Prisoners Suffer Without Methadone Programs | The Fix
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Prisoners Suffer Without Methadone Programs

More inmates than ever are now forced to withdraw cold turkey, a prisoner tells The Fix.

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Many recovering addicts must sweat it
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By Seth Ferranti

02/07/13

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In recent years almost every methadone program in prison or jail has been terminated. "When I came to prison I was cool the first day," one heroin/methadone addict and current prisoner tells The Fix. "But then I had seizures and convulsions and they didn't do shit for me, just told me it was part of the detox. They left me in population. I was shitting my pants, had the shakes and was deathly ill and they didn't do anything for me or even give me a change of clothes," he continues. "But that's nothing new. I have seen dudes have epileptic seizures—your heart can stop. Dudes get taken out to the hospital, they have chest pains, get pale and sick. They should implement something in prison to help addicts detox instead of locking them in and letting them sweat it out. In county where I was at they don't give you nothing, only Ibuprofen, thats it, period. I didn't take that shit."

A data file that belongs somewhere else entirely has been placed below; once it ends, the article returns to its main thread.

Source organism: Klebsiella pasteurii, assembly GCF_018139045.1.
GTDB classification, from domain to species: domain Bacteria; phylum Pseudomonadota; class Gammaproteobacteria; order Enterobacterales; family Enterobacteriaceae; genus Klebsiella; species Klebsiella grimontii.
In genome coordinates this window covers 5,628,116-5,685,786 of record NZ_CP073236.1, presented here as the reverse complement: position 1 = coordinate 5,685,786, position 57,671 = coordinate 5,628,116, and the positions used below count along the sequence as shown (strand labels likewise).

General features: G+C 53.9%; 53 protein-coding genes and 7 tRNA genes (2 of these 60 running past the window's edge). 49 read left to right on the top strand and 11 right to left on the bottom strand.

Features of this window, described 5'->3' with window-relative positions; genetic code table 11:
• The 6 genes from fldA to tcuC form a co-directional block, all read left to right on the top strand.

Recovery advocates have argued that cutting addicts off from methadone is akin to taking insulin from a diabetic. But most prisons still don't cater to prisoners who are already on methadone. "It's one of the gnarliest drugs ever," the prisoner says of methadone. "On the street they have detox places where you can go and pay like $30 a week, but in prison there's nothing. I've seen dudes go cold turkey in here and they have heart attacks. But the prison doesn't care. When you quit it you are supposed to gradually wean yourself down. Unless you want to have seizures and convulsions, you have to wean yourself down. But in here they let inmates sweat it out and get the shakes or whatever. No treatment. It's inhumane." 

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